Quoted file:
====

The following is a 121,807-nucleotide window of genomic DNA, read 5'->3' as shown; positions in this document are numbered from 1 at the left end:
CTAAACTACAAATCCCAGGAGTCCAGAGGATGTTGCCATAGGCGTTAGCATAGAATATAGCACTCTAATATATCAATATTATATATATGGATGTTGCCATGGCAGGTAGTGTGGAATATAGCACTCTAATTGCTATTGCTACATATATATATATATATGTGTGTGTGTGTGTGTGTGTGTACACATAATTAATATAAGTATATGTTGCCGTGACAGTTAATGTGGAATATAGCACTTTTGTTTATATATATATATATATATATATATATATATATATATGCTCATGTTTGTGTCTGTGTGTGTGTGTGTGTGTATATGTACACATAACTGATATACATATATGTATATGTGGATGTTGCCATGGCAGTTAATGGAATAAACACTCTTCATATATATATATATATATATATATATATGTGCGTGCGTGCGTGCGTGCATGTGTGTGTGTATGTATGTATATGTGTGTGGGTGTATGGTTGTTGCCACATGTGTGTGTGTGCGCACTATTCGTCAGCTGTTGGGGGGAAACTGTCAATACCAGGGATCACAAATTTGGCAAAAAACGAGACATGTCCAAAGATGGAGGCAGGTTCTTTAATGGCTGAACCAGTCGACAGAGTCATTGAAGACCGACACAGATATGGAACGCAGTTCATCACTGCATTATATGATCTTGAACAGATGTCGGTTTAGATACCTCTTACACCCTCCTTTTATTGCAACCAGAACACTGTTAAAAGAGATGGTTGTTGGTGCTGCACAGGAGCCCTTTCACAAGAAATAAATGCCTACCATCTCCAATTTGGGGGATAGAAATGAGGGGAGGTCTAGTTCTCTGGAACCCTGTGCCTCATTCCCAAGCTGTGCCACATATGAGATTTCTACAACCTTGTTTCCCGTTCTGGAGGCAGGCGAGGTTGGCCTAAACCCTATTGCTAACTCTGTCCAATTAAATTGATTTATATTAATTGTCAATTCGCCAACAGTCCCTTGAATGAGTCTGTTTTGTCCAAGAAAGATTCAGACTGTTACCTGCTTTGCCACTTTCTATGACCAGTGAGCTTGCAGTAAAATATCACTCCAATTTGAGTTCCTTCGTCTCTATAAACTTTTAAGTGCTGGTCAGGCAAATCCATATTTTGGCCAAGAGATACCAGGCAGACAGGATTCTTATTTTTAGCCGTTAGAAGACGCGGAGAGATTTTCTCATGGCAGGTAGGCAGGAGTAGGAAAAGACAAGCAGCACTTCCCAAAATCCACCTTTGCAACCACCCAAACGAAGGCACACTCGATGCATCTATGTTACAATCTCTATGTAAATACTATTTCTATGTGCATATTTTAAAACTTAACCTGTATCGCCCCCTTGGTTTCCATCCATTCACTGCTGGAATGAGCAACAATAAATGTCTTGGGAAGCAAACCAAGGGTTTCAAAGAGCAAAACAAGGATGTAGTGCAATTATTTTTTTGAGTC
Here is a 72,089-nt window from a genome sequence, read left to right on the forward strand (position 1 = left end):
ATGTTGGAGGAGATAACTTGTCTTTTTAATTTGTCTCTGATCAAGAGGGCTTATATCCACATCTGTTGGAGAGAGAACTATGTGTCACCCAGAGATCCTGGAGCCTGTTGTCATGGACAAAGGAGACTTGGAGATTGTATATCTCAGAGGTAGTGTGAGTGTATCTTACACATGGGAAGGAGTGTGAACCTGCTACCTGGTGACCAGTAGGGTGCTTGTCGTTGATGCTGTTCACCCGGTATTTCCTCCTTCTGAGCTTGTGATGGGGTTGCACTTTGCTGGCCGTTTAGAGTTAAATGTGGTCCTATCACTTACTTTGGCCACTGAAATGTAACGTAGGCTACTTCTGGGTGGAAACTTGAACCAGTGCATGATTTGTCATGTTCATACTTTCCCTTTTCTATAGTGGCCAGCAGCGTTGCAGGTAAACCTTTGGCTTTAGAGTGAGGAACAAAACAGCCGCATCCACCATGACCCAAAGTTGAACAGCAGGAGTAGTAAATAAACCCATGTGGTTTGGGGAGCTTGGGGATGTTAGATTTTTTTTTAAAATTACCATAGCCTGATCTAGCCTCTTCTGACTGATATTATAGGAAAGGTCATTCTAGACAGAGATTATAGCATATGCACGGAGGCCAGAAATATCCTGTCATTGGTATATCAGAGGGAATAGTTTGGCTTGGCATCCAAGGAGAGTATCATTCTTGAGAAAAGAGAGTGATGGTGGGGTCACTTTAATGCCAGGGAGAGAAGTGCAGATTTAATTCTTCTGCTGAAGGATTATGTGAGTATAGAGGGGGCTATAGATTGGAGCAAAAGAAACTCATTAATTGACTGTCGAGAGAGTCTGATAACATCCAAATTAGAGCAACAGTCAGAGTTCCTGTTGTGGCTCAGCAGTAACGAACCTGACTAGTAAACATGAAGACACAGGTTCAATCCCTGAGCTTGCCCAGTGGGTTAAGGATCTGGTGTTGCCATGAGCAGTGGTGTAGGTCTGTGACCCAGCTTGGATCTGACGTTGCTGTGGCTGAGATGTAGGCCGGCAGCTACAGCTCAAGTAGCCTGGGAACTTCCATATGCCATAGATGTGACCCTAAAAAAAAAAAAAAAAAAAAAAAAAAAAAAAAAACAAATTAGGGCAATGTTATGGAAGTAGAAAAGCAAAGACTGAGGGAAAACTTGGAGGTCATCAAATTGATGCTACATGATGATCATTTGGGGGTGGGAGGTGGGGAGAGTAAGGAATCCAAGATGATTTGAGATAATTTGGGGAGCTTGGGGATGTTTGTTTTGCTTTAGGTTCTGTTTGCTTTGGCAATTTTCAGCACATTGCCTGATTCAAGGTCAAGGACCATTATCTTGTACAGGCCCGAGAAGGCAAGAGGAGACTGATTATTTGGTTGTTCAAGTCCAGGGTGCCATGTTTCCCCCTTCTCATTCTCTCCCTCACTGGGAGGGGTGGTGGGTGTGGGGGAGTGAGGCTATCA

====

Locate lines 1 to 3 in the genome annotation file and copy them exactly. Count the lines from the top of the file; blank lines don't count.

The following is a 121,807-nucleotide window of genomic DNA, read 5'->3' as shown; positions in this document are numbered from 1 at the left end:
CTAAACTACAAATCCCAGGAGTCCAGAGGATGTTGCCATAGGCGTTAGCATAGAATATAGCACTCTAATATATCAATATTATATATATGGATGTTGCCATGGCAGGTAGTGTGGAATATAGCACTCTAATTGCTATTGCTACATATATATATATATATGTGTGTGTGTGTGTGTGTGTGTACACATAATTAATATAAGTATATGTTGCCGTGACAGTTAATGTGGAATATAGCACTTTTGTTTATATATATATATATATATATATATATATATATATATGCTCATGTTTGTGTCTGTGTGTGTGTGTGTGTGTATATGTACACATAACTGATATACATATATGTATATGTGGATGTTGCCATGGCAGTTAATGGAATAAACACTCTTCATATATATATATATATATATATATATATGTGCGTGCGTGCGTGCGTGCATGTGTGTGTGTATGTATGTATATGTGTGTGGGTGTATGGTTGTTGCCACATGTGTGTGTGTGCGCACTATTCGTCAGCTGTTGGGGGGAAACTGTCAATACCAGGGATCACAAATTTGGCAAAAAACGAGACATGTCCAAAGATGGAGGCAGGTTCTTTAATGGCTGAACCAGTCGACAGAGTCATTGAAGACCGACACAGATATGGAACGCAGTTCATCACTGCATTATATGATCTTGAACAGATGTCGGTTTAGATACCTCTTACACCCTCCTTTTATTGCAACCAGAACACTGTTAAAAGAGATGGTTGTTGGTGCTGCACAGGAGCCCTTTCACAAGAAATAAATGCCTACCATCTCCAATTTGGGGGATAGAAATGAGGGGAGGTCTAGTTCTCTGGAACCCTGTGCCTCATTCCCAAGCTGTGCCACATATGAGATTTCTACAACCTTGTTTCCCGTTCTGGAGGCAGGCGAGGTTGGCCTAAACCCTATTGCTAACTCTGTCCAATTAAATTGATTTATATTAATTGTCAATTCGCCAACAGTCCCTTGAATGAGTCTGTTTTGTCCAAGAAAGATTCAGACTGTTACCTGCTTTGCCACTTTCTATGACCAGTGAGCTTGCAGTAAAATATCACTCCAATTTGAGTTCCTTCGTCTCTATAAACTTTTAAGTGCTGGTCAGGCAAATCCATATTTTGGCCAAGAGATACCAGGCAGACAGGATTCTTATTTTTAGCCGTTAGAAGACGCGGAGAGATTTTCTCATGGCAGGTAGGCAGGAGTAGGAAAAGACAAGCAGCACTTCCCAAAATCCACCTTTGCAACCACCCAAACGAAGGCACACTCGATGCATCTATGTTACAATCTCTATGTAAATACTATTTCTATGTGCATATTTTAAAACTTAACCTGTATCGCCCCCTTGGTTTCCATCCATTCACTGCTGGAATGAGCAACAATAAATGTCTTGGGAAGCAAACCAAGGGTTTCAAAGAGCAAAACAAGGATGTAGTGCAATTATTTTTTTGAGTC
Here is a 72,089-nt window from a genome sequence, read left to right on the forward strand (position 1 = left end):